DAMN. and an Artist's Self-Reflection
When David Bowie was working on his dark 2016 masterpiece Blackstar he stated Kendrick Lamar’s To Pimp a Butterfly as one of the most significant influences on the album. Two days after the dark-toned and death-obsessed album released, Bowie died at the age of 69 due to liver cancer. The strange coincidence of Bowie’s death with the release of Blackstar only adds to the mystery and intrigue of an artist who very few other than those closest to him truly understood. Bowie lived as a breathing music legend for decades, but his death added to the fascination of his persona.
Tupac Shakur’s death at the age of 25 in 1996 gave him G.O.A.T status in the rap game. Pac has become a true martyr figure for rap; a legend that died in mysterious circumstances who embraced the music of his community whilst being socially conscious and progressive. Kendrick often references Pac as one of his largest inspirations, not just musically, but idealistically. In “Mortal Man”, the last song of To Pimp a Butterfly, K dot has a conversation with a recorded Pac interview about the direction of rap and black people in America. Near the end of the conversation Kendrick explains to Pac that race relations in America right now are not any better than they were during his time, that there’s “nothing but turmoil going on.”
It took two to three months for me to fully appreciate it, but To Pimp a Butterfly is my personal favorite album of all time. I know, high praise. The album’s combination of emotional lyricism and genre bending composition leads to a complicated yet accessible album. I assumed we’d have to wait a long time for Kendrick’s next project, especially after the unexpected release of the TPAB b-sides in the eight track long Untitled Unmastered. Alas, here we are, DAMN. has arrived and Kendrick or “..Kung Fu Kenny now..” has blessed us with another LP to try and unpack meaning from.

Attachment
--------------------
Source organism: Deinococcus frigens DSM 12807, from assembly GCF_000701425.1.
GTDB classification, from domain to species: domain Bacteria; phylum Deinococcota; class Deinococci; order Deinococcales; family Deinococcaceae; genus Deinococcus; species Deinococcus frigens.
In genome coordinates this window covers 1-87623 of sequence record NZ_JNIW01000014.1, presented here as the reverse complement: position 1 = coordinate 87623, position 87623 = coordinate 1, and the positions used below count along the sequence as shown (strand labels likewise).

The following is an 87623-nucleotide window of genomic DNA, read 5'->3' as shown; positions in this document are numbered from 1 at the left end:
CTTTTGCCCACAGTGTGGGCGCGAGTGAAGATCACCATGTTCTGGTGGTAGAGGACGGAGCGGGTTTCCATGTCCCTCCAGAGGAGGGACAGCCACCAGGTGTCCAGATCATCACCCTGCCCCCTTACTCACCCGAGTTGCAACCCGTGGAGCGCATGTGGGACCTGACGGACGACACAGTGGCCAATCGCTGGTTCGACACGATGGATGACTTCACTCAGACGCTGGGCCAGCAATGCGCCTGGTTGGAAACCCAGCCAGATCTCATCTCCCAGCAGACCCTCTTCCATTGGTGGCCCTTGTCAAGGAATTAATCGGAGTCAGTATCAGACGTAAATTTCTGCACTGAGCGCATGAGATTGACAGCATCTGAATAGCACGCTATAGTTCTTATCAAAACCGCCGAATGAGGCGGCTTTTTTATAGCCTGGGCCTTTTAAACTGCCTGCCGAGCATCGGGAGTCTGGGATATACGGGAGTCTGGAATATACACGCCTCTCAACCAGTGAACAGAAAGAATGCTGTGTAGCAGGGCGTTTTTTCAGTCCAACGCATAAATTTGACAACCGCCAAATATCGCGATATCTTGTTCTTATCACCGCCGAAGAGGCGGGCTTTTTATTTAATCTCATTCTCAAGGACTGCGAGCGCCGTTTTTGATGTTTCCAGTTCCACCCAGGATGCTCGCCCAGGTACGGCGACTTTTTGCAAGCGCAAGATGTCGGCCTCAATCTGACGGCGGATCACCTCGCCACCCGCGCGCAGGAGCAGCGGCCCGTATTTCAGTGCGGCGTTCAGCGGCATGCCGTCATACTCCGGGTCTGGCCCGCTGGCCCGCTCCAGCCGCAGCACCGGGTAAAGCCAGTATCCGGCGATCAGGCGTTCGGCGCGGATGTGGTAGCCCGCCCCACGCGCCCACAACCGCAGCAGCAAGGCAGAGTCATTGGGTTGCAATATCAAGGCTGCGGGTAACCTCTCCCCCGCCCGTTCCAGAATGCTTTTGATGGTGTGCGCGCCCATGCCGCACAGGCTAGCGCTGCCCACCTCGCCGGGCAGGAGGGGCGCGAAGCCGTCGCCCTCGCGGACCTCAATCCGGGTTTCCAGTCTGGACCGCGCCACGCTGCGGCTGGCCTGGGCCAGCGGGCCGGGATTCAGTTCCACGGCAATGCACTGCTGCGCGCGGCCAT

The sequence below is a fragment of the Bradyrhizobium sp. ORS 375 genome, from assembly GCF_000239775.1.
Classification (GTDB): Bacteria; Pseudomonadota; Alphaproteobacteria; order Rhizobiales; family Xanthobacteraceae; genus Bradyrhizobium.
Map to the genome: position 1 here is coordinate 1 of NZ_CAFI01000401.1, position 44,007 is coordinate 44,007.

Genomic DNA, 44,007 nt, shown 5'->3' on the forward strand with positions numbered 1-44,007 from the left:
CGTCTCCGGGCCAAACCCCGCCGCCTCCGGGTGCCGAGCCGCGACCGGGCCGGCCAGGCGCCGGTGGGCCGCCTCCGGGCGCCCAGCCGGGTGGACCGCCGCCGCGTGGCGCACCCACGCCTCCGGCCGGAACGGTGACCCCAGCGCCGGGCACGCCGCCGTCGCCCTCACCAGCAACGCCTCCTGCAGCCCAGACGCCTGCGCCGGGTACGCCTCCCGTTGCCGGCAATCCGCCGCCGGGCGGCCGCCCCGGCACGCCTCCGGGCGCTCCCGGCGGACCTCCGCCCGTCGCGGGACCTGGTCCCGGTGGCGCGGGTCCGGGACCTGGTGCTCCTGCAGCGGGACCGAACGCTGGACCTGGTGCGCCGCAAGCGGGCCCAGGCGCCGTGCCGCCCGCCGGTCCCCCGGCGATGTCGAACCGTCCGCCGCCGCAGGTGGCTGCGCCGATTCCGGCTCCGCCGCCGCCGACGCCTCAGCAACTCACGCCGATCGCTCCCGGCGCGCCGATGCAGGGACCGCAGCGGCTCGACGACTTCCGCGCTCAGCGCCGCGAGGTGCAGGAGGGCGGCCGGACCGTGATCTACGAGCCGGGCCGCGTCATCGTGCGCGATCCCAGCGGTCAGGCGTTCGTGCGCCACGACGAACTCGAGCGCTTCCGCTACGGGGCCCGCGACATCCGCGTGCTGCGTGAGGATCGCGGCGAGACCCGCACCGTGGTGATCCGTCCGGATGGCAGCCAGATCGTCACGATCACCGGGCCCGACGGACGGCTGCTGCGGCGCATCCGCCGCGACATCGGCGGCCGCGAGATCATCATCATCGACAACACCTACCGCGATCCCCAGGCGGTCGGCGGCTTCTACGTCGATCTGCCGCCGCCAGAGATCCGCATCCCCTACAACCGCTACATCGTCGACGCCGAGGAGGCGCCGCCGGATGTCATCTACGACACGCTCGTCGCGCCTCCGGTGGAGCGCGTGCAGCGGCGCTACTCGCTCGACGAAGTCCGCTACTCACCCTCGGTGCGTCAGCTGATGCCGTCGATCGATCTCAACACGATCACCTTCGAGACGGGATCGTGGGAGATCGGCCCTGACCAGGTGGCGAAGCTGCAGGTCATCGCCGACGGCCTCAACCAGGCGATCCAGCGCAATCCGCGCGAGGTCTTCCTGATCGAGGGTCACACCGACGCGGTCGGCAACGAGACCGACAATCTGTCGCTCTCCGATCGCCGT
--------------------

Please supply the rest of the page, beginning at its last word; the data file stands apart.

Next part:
DAMN. opens with a question proposed to its audience – “Is it wickedness? Is it weakness?” and Kenny provides us with an immediate answer – “you decide.” Is this referring to his own demons? Is this referring to American struggles? Maybe it’s both? We are then led into Kendrick approaching a blind woman to try and assist her in finding something that she has lost. Our hero proceeds to be shot by the woman and after the aggressive gunshot noise the song transitions into a sample of Fox News discussing the lyrics of “Alright” one of the hit singles off of TPAB.
“Ugh, I don’t like it” states one of the “Fox Five” about Kendrick’s lyrics as his voice then proceeds to explode out of my Bose speaker “I got, I got, I got” DNA is the K-dot banger I’ve been yearning for since Good Kid M.A.A.D City. The Mike-Will-Made-It produced song starts Kendrick’s list of flaws he sees in himself. About two minutes into the song we get another Fox News sample of Geraldo Rivera stating that “this is why I think that hip-hop has done more damage to young African Americans than racism in recent years.” Despite the obvious ignorance of this statement, the sample also provides a smooth transition into a suffocating switch up. Kendrick proceeds to destroy the second part of the beat as the repeated phrase “Gimme some ganja” rings in the background.